As a leader, you’re going to run into employee performance problems. They’re inevitable and unavoidable. But they are addressable and often solvable. It’s important to address them quickly and effectively, so that the consequences of the performance problems are minimized for employees, your team, your department, and/or your organization.
It’s also important to recognize that performance problems result from a variety of causes—insufficient training, poor feedback, lack of necessary skills, low expectations, etc. So don’t rush in and presume to have all of the answers. That often leads to ineffective solutions that make the performance problems persist.
Instead, use this 12-step diagnostic tool kit. It provides basic statements and questions that often bring to the surface the real performance issue at hand and, therefore, a possible solution. You might find it a fast and easy technique that you’ll refer to again and again for spotting potential problems early on. It will help you bring out the best in your workforce.
1. Start by asking the employee, “What is the problem?”
a. What is the difference between what is being done and what is expected?
b. Describe your proof.
c. How reliable is your proof?
2. Identify performance discrepancies
a. Are they important? How so?
b. What happens if you do nothing?
c. Is it even worth taking time to make the problem better?
3. Surface any performance problems resulting from lack of skill
a. Could the performers do the job if their lives depended on their doing it correctly?
b. Evaluate skills. Are they adequate, or are they below adequate?
4. Evaluate past performance
a. Has it been better? When? What were the commonalities?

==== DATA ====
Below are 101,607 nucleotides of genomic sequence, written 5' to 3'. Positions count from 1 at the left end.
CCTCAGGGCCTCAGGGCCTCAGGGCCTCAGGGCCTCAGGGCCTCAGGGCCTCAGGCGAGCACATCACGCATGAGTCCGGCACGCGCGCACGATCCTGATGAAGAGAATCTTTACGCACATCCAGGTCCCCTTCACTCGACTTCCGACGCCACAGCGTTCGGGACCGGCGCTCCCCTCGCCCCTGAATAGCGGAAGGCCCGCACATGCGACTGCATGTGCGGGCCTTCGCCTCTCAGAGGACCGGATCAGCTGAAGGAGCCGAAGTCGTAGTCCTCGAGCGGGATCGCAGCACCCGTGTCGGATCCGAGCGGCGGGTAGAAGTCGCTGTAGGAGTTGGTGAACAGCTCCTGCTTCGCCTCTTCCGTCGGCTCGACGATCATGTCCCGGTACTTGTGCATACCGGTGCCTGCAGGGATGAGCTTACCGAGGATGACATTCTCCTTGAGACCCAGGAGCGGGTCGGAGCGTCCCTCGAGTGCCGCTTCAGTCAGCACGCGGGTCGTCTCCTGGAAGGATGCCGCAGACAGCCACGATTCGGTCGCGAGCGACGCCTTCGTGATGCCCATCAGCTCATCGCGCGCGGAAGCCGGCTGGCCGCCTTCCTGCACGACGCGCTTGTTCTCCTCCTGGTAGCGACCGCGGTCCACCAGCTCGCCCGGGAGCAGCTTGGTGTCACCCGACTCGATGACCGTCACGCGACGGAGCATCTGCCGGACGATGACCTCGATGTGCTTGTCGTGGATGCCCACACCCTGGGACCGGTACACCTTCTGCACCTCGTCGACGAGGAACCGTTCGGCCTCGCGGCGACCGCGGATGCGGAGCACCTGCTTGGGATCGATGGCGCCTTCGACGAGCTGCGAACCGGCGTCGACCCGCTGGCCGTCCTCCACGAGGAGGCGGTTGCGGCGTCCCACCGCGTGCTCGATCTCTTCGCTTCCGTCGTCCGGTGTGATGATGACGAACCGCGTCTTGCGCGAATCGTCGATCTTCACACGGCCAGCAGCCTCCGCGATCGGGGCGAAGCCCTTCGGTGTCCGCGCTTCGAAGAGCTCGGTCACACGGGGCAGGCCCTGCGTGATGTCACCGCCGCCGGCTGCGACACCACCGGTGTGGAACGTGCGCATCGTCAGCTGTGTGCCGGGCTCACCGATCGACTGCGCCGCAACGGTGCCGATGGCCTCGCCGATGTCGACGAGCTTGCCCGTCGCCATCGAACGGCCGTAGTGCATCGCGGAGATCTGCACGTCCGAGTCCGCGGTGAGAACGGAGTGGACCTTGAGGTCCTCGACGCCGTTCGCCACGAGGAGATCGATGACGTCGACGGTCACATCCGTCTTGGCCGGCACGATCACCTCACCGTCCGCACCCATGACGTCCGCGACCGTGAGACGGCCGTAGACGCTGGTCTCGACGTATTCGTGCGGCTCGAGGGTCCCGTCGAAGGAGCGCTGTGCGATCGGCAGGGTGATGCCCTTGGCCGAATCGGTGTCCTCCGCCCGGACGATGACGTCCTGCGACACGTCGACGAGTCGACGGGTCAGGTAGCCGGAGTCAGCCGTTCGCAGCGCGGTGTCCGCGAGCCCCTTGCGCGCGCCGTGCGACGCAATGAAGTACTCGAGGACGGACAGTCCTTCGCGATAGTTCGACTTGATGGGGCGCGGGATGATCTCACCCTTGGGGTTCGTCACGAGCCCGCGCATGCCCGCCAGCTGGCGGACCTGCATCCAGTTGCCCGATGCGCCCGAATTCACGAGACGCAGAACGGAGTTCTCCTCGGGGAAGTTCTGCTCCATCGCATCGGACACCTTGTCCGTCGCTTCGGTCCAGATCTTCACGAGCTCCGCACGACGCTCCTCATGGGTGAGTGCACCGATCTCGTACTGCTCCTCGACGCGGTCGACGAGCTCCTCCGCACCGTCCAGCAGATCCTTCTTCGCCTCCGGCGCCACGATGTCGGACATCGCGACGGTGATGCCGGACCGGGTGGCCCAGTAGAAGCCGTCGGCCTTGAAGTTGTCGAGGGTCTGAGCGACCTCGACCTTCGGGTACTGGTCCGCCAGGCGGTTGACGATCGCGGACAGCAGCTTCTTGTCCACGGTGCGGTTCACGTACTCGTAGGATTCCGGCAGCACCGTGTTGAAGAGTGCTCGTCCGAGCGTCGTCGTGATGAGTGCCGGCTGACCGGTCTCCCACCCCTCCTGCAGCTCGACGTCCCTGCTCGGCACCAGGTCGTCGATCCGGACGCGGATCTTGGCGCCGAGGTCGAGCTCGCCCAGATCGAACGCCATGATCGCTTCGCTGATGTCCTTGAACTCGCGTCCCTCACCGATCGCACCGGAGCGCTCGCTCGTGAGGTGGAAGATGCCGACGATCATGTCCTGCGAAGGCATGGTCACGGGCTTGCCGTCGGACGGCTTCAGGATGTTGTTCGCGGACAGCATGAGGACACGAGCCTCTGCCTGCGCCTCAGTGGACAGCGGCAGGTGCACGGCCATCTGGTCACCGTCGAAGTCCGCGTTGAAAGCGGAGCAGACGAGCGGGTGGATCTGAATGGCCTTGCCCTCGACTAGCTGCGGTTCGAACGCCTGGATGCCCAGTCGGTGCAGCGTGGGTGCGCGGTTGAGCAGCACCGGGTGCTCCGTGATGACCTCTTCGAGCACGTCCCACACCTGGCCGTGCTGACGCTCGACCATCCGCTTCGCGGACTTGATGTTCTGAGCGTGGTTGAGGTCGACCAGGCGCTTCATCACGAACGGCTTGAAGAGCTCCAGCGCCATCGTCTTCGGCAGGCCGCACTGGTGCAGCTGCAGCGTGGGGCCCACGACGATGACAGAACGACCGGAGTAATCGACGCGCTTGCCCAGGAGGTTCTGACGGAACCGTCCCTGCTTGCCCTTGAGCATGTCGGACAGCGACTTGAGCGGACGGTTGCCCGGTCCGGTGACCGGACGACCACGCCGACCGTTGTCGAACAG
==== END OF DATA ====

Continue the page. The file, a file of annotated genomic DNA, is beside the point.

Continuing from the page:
b. Have current employees forgotten what they were trained to do?
c. Do people know what is expected of them?
5. Master skills by using them frequently
a. Do employees get regular feedback on how they are doing?
b. How is the feedback communicated to them?
c. Do employees like the way in which they are provided feedback?
6. Ask: Is there a better way to do things? Is there another process that will get the job done?
a. Would a clarified job description be useful?
b. Can employees relearn the task by watching others?
c. Can the process be changed or improved in some way?
7. Ensure that employees have what it takes to be successful at doing the job
a. Is the physical and/or mental potential of the people involved strong enough?
b. Are people truly qualified?
8. Be transparent about performance and punishment—Is performance being punished?
a. What is in it for the employee to do the job right?
b. Is doing the job somehow self-punishing?
c. Is there a reason not to perform well?
9. Find out when not doing the job gets rewarded
a. Have there been rewards in the past for doing the job wrong?
b. Does doing it wrong draw attention to the worker?
c. Do employees worry less, have less anxiety and tension, or get less tired if they do less work?
10. Emphasize that doing it right matters
a. Is there a favorable outcome for doing it right?
b. Are there consequences for not doing it right?
c. Is there pride in doing the job?
d. Is there any status or lack of it connected with the job?
11. Remove obstacles to high performance
a. Do employees know what is expected?
b. Do employees know when it is expected?
c. Is competition making the job too difficult?
d. Are time and tools available?
e. Is the job physically a mess and disorganized?
12. Think of any limitations on possible solutions
a. Are there solutions that would be considered unacceptable to the organization?
b. Do leaders have preferred solutions? Are they open to suggestions for improvement by workers?
c. Can the organization afford the time and resources to find real solutions to real problems?
Asking the right questions at the right times will help you get to the heart of your performance issues and create an environment that is transparent and open for feedback. This prevents small issues from becoming big ones and blockers for success.